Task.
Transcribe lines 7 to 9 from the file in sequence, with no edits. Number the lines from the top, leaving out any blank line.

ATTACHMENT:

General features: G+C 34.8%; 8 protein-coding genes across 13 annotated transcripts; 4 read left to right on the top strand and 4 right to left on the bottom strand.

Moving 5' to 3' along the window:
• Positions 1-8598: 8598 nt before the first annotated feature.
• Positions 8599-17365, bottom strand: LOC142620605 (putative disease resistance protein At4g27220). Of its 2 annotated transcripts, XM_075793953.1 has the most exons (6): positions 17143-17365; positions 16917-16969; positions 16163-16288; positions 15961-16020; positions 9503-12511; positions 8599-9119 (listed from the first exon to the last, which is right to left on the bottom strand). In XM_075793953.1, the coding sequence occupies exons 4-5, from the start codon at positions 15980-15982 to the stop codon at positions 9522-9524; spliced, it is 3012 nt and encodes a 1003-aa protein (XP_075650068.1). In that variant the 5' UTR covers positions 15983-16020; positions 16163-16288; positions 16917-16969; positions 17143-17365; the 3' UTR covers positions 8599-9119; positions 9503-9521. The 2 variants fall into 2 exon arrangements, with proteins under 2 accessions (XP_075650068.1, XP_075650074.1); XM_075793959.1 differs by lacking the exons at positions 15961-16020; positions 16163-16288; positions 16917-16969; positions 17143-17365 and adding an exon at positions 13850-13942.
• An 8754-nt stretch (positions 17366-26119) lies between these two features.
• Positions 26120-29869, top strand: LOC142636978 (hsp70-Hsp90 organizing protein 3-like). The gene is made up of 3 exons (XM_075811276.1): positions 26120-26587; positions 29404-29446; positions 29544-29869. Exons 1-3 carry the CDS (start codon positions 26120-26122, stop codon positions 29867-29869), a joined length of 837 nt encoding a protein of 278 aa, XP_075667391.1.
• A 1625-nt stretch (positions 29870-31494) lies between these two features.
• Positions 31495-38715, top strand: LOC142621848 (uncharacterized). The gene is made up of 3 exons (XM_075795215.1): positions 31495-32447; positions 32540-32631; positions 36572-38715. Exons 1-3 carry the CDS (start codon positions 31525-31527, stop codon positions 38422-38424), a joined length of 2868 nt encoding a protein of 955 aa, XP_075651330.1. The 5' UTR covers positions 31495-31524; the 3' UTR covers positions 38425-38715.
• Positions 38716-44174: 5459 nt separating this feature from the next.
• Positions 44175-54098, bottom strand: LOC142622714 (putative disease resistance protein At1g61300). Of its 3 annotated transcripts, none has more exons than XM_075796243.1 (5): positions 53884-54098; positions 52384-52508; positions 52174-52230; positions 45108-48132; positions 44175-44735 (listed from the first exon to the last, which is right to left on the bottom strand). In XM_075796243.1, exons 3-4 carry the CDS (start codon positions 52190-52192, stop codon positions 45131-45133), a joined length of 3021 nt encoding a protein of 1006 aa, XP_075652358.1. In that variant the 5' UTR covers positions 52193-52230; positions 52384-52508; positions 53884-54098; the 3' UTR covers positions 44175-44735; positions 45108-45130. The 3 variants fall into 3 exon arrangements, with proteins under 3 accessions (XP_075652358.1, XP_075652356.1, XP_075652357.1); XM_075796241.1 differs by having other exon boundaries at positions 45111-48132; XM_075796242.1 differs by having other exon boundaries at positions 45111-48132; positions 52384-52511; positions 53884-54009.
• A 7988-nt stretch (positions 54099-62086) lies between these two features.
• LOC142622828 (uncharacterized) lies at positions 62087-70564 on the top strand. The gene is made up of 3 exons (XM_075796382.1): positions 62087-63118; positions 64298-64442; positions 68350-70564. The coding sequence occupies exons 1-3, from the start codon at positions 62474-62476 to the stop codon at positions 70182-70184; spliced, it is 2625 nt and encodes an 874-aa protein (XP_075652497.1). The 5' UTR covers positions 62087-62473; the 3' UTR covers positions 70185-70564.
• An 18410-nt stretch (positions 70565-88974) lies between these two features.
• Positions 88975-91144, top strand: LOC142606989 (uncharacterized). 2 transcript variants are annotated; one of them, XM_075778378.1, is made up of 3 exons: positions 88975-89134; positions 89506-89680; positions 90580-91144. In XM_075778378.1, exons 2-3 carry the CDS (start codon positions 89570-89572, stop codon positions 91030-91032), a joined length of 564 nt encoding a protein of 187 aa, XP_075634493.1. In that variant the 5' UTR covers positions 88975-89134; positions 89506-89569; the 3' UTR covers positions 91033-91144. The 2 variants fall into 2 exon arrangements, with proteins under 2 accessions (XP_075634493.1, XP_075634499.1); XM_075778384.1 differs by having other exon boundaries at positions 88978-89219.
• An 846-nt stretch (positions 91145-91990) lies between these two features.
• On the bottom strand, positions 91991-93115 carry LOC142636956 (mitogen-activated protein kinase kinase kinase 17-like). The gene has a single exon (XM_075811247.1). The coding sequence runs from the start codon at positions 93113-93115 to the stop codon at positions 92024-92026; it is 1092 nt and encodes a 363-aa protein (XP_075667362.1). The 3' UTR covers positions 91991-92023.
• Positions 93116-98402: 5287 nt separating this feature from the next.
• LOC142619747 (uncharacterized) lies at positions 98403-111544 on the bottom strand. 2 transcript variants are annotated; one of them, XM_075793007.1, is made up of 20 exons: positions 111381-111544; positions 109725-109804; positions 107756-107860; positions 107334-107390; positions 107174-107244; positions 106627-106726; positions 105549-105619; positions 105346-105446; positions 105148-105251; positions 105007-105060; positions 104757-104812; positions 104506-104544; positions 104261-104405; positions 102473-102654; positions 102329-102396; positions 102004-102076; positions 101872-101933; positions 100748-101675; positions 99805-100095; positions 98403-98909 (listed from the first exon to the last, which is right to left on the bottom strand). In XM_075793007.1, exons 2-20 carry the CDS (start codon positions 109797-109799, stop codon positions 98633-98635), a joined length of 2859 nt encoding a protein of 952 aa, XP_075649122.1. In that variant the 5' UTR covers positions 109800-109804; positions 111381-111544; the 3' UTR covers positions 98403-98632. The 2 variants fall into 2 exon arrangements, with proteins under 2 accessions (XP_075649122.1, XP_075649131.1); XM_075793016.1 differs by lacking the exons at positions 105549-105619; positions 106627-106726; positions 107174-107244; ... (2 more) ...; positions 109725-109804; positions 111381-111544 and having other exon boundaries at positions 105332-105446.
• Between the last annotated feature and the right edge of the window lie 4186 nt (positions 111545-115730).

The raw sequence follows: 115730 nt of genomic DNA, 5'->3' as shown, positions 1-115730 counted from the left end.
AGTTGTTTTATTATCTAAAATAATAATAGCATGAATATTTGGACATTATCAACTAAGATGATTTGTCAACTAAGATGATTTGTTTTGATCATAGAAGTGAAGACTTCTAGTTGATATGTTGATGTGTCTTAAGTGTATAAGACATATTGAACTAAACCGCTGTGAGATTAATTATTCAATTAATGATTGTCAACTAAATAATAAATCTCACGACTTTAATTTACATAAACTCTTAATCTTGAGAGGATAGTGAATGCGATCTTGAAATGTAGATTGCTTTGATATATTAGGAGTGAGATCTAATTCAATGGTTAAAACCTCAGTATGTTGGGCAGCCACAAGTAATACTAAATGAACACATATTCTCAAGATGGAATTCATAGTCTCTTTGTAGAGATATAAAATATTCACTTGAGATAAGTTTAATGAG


• A 1625-nt stretch (positions 29870-31494) lies between these two features.
• Positions 31495-38715, top strand: LOC142621848 (uncharacterized). The gene is made up of 3 exons (XM_075795215.1): positions 31495-32447; positions 32540-32631; positions 36572-38715. Exons 1-3 carry the CDS (start codon positions 31525-31527, stop codon positions 38422-38424), a joined length of 2868 nt encoding a protein of 955 aa, XP_075651330.1. The 5' UTR covers positions 31495-31524; the 3' UTR covers positions 38425-38715.
• Positions 38716-44174: 5459 nt separating this feature from the next.